accessible at the one site is an invaluable resource. Posting power point presentations on Blackboard before lectures has many benefits. It is often difficult for students to listen, read and write during a lecture. Having the slides available in advance gives students an opportunity to become familiar with the content. The end result is students are less likely to miss key points and can focus on elaborating. They will have a much better opportunity to understand and learn. Using Blackboard to post examination study guides, sample tests, and model answers helps students to assess their level of understanding before they are tested formally. If you dont use power points

Providing a detailed outline or advance organizer on Blackboard prior to a lecture will help students differentiate between key points, examples, and minor points. It is good teaching practice to incorporate some visual elements into lectures. This is of great importance to students with auditory processing difficulties, ADHD, and other disabilities. Students without disabilities can benefit as well. Do give assignments in written as well as oral form.

Confidentiality and Support Do encourage students to attend office hours or make an appointment to disclose and to discuss their concerns. When students give you a letter from the DRC or LDP, hold on to it and read it to help you better understand their needs. Respect students right to privacy. Take care not to identify a student as having a disability in class.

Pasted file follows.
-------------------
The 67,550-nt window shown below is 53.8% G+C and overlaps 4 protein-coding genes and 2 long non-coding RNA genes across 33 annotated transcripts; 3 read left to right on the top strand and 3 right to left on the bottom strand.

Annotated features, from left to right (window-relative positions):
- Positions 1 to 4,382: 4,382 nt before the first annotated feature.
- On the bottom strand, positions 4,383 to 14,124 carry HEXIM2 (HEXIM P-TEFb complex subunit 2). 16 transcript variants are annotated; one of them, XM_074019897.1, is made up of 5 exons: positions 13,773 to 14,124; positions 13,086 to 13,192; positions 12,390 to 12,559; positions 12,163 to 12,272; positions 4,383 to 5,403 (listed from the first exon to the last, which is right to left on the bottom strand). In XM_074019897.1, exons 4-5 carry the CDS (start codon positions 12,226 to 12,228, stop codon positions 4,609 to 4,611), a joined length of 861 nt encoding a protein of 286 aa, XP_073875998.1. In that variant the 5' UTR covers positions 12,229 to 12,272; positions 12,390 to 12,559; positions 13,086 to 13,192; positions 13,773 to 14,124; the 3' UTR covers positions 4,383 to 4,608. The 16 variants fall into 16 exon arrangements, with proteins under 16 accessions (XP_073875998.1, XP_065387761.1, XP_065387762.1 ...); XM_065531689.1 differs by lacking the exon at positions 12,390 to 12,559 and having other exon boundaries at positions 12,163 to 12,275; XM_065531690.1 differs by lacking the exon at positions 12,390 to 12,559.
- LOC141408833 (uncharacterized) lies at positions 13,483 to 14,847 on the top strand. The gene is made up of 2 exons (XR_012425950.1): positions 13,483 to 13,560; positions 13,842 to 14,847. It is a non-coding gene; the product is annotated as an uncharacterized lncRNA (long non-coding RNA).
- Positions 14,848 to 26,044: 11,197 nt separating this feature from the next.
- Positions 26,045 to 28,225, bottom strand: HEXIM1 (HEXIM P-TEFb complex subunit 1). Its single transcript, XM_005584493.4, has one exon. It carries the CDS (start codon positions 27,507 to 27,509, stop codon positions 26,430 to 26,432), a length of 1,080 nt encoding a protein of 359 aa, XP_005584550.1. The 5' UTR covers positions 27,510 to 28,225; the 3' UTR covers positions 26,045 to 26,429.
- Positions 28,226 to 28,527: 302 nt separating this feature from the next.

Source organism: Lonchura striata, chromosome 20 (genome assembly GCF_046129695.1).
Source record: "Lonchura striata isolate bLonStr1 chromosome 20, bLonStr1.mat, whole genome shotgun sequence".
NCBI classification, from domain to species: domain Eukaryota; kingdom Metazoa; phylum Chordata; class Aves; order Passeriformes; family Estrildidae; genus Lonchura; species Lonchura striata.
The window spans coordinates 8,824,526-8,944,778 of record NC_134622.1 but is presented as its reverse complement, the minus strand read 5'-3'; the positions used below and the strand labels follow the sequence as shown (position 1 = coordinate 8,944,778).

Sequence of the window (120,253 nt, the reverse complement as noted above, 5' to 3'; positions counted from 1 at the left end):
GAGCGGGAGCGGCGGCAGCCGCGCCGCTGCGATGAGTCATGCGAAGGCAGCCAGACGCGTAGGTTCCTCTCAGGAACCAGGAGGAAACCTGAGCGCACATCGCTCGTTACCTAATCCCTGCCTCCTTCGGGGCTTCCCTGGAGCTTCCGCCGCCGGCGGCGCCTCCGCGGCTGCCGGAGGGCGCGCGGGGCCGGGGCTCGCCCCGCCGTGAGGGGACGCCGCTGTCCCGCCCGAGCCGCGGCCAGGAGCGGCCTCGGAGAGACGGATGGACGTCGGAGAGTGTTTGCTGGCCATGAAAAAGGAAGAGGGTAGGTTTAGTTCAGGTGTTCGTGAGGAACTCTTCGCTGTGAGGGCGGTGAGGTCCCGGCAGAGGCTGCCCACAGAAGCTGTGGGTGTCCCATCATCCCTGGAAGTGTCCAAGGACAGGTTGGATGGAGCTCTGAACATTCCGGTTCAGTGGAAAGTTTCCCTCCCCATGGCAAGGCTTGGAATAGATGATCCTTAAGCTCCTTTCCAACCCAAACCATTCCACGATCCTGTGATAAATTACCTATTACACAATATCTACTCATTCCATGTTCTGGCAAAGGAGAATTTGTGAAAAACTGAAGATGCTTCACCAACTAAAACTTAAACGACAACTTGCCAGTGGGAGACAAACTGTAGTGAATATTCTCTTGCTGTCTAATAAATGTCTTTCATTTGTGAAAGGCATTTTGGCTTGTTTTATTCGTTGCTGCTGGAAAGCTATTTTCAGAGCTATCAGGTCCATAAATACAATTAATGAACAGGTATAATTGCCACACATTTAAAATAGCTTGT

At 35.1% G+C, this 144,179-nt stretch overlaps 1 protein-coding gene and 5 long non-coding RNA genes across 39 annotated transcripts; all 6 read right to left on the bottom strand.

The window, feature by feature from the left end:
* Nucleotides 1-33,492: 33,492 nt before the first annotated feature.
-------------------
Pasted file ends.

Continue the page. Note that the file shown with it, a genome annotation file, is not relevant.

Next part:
Note Takers Many students have the accommodation of a note taker. Your student may ask you to read an announcement from the DRC asking students to volunteer for this task for which they will be compensated. If no one comes forward at first, please repeat the announcement during another class. If there is still no response, consider asking a capable student if he/she would take the job. Faculty-Advisor Communication Tool (FACT) If any one of your students (with a disability

or not) is having difficulty, do submit a case on FACT. This resource can be used for warnings, attendance issues, as well as progress reports. This will alert the students advisor and specialist (if the student has a disability). The sooner he or she is aware of difficulties, the more likely it is the student will have a better outcome. Requests for Information

A students specialist may seek information about the status of a student and what difficulties, if any, the student is having. Do make an effort to respond to e-mails or phone messages promptly. Students also need a timely response to their requests for information. Some professors find it useful to set up an e-mail account dedicated to students, or to assign the task of responding to inquiries to their teaching assistants. Questions? Should you have any questions about the legal basis for providing for students with disabilities,

the test accommodation process, or strategies for faculty, please feel free to contact either the DRC or the LDP by phone at the numbers on the following resource page. Further information is provided on our websites, which are also listed. RESOURCES For further information, contact: The Disability Resource Center at (617) 373-2675. The Learning Disabilities Program at (617) 373-4526. Visit our web pages at: